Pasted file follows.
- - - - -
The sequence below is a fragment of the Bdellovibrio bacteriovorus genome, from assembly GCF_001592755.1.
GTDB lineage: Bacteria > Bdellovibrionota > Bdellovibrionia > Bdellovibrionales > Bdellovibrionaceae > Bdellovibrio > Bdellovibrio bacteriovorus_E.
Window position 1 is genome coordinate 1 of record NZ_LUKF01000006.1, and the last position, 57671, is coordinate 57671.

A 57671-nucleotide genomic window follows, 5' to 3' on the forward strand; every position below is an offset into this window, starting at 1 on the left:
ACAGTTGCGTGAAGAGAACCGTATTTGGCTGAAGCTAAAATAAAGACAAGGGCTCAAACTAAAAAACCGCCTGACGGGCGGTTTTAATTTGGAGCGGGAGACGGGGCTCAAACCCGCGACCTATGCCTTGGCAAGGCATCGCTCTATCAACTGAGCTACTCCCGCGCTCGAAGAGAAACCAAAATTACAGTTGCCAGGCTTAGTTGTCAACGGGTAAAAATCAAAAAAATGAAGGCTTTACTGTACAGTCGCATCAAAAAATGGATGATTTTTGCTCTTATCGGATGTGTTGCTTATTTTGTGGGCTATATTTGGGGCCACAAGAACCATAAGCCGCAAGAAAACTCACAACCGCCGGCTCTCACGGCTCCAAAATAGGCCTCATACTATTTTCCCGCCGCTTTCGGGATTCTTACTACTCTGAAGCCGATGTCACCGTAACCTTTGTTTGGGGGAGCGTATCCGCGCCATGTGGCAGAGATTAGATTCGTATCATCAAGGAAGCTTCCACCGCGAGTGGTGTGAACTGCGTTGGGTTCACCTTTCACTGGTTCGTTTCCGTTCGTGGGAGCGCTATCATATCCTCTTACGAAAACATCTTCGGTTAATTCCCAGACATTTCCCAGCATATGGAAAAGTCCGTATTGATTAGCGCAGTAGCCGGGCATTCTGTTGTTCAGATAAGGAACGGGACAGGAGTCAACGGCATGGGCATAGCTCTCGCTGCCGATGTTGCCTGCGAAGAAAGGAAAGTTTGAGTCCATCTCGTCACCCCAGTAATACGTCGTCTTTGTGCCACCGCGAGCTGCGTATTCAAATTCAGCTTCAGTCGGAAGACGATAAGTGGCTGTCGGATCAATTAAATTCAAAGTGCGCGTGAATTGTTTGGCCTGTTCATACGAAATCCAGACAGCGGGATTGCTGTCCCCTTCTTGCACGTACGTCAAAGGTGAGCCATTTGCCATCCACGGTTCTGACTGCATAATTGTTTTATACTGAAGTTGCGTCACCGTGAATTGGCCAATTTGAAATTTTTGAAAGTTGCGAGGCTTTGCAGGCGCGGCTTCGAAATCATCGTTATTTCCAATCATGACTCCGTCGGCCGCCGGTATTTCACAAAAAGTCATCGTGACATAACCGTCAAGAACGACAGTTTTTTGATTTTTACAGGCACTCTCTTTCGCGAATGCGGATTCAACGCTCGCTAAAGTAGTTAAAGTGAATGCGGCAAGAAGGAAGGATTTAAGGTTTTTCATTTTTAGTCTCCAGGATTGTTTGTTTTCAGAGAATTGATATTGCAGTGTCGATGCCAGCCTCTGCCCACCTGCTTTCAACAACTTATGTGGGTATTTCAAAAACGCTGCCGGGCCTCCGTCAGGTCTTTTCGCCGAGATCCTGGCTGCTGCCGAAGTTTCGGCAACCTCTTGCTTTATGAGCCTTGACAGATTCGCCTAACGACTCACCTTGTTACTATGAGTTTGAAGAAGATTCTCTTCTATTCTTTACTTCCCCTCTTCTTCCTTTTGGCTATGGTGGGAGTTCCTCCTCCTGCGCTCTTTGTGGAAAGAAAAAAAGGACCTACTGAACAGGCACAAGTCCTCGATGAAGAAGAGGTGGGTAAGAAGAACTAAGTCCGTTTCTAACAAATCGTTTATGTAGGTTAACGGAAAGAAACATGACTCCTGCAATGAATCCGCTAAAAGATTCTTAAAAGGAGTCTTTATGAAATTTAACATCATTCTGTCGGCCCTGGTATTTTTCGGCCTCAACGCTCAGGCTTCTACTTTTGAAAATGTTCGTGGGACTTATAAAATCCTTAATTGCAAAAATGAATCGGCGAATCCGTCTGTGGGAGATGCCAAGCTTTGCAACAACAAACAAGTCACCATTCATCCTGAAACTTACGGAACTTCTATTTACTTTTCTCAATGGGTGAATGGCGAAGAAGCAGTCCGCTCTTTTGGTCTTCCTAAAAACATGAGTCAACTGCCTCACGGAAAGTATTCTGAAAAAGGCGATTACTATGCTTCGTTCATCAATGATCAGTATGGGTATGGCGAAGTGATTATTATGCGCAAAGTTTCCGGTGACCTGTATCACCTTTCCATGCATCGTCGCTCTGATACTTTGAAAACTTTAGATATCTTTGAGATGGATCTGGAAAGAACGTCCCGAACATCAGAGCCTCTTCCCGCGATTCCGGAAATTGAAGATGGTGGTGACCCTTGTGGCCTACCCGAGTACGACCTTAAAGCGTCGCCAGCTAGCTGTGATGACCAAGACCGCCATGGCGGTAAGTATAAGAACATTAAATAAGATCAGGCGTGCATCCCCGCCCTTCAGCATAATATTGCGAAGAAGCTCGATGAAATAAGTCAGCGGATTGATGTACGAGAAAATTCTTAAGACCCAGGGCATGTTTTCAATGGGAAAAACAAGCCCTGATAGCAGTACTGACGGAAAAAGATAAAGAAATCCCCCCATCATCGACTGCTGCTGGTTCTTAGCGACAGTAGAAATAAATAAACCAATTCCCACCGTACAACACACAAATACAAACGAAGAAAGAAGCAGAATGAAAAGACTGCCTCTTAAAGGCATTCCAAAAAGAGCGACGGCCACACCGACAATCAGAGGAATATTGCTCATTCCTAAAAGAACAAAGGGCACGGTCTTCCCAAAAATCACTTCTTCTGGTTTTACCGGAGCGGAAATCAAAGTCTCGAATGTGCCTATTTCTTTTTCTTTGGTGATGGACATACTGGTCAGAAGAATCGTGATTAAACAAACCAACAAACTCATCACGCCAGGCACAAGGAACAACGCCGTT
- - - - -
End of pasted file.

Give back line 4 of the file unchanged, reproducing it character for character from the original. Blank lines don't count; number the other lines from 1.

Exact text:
A 57671-nucleotide genomic window follows, 5' to 3' on the forward strand; every position below is an offset into this window, starting at 1 on the left: